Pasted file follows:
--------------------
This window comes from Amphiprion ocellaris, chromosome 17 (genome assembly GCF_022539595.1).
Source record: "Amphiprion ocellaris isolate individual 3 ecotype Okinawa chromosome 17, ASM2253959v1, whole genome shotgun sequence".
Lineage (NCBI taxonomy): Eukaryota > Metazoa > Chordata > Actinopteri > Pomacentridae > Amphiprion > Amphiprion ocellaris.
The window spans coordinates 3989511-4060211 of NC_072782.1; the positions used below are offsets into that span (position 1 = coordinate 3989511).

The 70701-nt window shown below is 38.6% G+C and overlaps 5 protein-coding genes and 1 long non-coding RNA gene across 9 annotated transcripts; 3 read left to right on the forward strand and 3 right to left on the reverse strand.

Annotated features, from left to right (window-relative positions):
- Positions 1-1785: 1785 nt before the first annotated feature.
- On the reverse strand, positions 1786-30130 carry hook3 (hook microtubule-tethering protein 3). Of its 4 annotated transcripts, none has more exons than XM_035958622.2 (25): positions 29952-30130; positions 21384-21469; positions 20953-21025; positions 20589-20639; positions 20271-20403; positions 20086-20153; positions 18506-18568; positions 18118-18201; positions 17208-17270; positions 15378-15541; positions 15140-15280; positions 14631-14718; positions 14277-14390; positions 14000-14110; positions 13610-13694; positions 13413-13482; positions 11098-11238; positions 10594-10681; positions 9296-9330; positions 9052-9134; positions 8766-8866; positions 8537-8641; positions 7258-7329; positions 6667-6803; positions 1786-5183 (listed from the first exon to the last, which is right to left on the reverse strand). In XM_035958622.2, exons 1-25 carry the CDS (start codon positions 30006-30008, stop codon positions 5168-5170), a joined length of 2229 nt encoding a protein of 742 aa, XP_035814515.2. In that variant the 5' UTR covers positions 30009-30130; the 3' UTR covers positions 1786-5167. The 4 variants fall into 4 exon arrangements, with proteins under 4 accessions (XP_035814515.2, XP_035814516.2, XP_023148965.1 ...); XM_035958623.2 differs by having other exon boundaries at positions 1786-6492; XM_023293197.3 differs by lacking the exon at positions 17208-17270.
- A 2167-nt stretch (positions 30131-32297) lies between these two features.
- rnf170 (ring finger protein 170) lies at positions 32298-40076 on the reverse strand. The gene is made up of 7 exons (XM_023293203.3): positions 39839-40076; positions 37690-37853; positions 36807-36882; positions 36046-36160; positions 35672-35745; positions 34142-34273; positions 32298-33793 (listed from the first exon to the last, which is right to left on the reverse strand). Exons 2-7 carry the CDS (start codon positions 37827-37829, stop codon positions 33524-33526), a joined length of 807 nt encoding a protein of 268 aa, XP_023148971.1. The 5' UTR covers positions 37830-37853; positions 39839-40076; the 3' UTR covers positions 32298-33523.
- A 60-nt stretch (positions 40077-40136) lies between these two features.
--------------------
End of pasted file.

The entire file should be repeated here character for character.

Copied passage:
This window comes from Amphiprion ocellaris, chromosome 17 (genome assembly GCF_022539595.1).
Source record: "Amphiprion ocellaris isolate individual 3 ecotype Okinawa chromosome 17, ASM2253959v1, whole genome shotgun sequence".
Lineage (NCBI taxonomy): Eukaryota > Metazoa > Chordata > Actinopteri > Pomacentridae > Amphiprion > Amphiprion ocellaris.
The window spans coordinates 3989511-4060211 of NC_072782.1; the positions used below are offsets into that span (position 1 = coordinate 3989511).

The 70701-nt window shown below is 38.6% G+C and overlaps 5 protein-coding genes and 1 long non-coding RNA gene across 9 annotated transcripts; 3 read left to right on the forward strand and 3 right to left on the reverse strand.

Annotated features, from left to right (window-relative positions):
- Positions 1-1785: 1785 nt before the first annotated feature.
- On the reverse strand, positions 1786-30130 carry hook3 (hook microtubule-tethering protein 3). Of its 4 annotated transcripts, none has more exons than XM_035958622.2 (25): positions 29952-30130; positions 21384-21469; positions 20953-21025; positions 20589-20639; positions 20271-20403; positions 20086-20153; positions 18506-18568; positions 18118-18201; positions 17208-17270; positions 15378-15541; positions 15140-15280; positions 14631-14718; positions 14277-14390; positions 14000-14110; positions 13610-13694; positions 13413-13482; positions 11098-11238; positions 10594-10681; positions 9296-9330; positions 9052-9134; positions 8766-8866; positions 8537-8641; positions 7258-7329; positions 6667-6803; positions 1786-5183 (listed from the first exon to the last, which is right to left on the reverse strand). In XM_035958622.2, exons 1-25 carry the CDS (start codon positions 30006-30008, stop codon positions 5168-5170), a joined length of 2229 nt encoding a protein of 742 aa, XP_035814515.2. In that variant the 5' UTR covers positions 30009-30130; the 3' UTR covers positions 1786-5167. The 4 variants fall into 4 exon arrangements, with proteins under 4 accessions (XP_035814515.2, XP_035814516.2, XP_023148965.1 ...); XM_035958623.2 differs by having other exon boundaries at positions 1786-6492; XM_023293197.3 differs by lacking the exon at positions 17208-17270.
- A 2167-nt stretch (positions 30131-32297) lies between these two features.
- rnf170 (ring finger protein 170) lies at positions 32298-40076 on the reverse strand. The gene is made up of 7 exons (XM_023293203.3): positions 39839-40076; positions 37690-37853; positions 36807-36882; positions 36046-36160; positions 35672-35745; positions 34142-34273; positions 32298-33793 (listed from the first exon to the last, which is right to left on the reverse strand). Exons 2-7 carry the CDS (start codon positions 37827-37829, stop codon positions 33524-33526), a joined length of 807 nt encoding a protein of 268 aa, XP_023148971.1. The 5' UTR covers positions 37830-37853; positions 39839-40076; the 3' UTR covers positions 32298-33523.
- A 60-nt stretch (positions 40077-40136) lies between these two features.